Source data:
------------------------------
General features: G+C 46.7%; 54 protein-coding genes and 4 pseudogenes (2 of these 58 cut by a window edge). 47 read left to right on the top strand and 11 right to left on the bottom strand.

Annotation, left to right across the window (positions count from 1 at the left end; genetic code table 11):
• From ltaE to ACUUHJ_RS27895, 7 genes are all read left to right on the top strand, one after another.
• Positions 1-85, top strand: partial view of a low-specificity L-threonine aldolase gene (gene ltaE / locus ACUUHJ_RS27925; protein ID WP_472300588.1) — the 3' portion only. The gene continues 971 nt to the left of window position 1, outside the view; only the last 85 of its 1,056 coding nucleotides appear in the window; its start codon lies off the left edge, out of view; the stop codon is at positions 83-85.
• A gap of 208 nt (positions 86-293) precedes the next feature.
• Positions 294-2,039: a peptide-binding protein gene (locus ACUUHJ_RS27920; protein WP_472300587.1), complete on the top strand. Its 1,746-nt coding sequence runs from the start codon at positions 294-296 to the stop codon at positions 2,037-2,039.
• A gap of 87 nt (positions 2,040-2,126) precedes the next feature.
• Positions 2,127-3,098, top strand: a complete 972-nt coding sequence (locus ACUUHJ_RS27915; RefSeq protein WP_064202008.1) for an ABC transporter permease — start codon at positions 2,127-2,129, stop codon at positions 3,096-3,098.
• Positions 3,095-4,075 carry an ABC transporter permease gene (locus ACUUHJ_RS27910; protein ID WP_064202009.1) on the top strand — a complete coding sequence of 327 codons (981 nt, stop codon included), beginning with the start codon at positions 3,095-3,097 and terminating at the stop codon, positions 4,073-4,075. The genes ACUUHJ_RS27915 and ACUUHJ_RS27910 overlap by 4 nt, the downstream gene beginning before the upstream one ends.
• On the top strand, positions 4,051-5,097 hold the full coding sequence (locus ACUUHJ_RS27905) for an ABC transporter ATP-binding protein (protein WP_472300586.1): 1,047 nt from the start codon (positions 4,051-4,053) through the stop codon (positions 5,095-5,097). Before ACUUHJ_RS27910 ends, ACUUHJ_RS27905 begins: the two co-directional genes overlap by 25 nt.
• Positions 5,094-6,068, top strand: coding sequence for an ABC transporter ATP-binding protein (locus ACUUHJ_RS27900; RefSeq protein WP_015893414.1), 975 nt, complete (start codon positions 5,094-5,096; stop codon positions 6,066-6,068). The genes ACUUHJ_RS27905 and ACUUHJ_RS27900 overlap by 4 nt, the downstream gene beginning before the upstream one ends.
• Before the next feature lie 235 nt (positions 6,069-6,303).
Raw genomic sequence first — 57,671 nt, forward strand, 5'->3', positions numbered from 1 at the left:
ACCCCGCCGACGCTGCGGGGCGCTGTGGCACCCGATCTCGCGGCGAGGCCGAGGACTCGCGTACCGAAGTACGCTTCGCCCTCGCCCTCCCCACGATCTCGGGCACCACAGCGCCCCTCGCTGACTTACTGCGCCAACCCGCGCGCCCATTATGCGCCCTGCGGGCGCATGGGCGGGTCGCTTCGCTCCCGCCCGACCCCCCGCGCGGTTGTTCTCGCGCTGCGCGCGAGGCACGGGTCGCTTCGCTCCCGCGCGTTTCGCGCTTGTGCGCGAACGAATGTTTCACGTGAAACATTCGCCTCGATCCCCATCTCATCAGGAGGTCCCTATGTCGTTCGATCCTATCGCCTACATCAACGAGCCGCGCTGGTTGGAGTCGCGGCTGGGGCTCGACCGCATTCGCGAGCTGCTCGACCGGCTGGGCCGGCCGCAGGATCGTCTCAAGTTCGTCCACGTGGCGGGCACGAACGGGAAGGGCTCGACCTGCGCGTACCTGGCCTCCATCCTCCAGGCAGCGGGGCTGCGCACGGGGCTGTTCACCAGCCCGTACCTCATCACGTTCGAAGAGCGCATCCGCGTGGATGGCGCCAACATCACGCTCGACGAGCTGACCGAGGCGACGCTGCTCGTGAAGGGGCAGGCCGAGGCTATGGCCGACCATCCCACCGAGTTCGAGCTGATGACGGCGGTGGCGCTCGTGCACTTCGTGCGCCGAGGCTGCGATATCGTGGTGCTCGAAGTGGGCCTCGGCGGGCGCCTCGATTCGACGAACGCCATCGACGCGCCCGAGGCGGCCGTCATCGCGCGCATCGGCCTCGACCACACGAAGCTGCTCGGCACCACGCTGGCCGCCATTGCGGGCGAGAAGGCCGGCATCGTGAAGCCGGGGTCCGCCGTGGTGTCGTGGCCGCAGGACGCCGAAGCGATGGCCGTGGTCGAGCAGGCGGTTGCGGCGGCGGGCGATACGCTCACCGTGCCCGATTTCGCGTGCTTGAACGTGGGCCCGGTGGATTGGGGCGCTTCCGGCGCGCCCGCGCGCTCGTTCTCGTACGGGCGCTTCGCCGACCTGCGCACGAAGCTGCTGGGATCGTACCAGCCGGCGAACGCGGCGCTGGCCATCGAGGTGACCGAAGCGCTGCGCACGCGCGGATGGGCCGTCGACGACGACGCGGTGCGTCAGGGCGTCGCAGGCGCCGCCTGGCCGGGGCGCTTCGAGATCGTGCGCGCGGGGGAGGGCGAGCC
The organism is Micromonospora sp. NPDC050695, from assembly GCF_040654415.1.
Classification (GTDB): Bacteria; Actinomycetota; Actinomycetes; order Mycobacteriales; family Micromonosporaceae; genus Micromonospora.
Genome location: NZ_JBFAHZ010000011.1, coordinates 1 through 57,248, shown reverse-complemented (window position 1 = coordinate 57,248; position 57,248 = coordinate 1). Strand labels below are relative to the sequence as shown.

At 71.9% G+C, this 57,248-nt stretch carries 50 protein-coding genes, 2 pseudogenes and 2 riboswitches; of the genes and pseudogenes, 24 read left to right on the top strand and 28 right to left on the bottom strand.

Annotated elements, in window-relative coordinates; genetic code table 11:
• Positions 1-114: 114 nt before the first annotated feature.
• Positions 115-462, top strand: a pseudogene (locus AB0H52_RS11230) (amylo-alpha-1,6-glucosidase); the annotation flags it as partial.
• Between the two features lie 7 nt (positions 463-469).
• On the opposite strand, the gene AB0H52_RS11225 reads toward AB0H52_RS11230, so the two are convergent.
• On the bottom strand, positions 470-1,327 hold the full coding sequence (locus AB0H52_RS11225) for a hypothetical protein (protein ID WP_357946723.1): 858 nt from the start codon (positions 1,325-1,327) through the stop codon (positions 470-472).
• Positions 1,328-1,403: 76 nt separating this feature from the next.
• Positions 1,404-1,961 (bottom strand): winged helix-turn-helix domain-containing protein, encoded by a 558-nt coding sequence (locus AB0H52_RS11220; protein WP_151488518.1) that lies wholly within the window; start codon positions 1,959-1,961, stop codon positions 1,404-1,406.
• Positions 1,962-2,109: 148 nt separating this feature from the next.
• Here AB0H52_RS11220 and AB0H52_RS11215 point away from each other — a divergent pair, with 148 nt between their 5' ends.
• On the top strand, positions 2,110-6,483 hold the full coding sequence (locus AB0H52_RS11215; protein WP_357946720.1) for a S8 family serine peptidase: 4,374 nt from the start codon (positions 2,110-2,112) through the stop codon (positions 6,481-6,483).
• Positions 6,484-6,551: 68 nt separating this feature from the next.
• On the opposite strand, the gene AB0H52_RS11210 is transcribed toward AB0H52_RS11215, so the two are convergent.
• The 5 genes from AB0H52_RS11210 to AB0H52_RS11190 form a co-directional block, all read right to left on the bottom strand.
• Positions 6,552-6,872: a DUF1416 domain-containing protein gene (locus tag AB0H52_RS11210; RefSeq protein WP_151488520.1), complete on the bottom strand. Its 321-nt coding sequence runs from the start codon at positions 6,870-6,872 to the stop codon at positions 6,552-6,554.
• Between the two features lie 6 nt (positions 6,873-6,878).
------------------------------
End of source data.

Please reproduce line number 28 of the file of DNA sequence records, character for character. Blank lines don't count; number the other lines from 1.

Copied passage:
• Here AB0H52_RS11220 and AB0H52_RS11215 point away from each other — a divergent pair, with 148 nt between their 5' ends.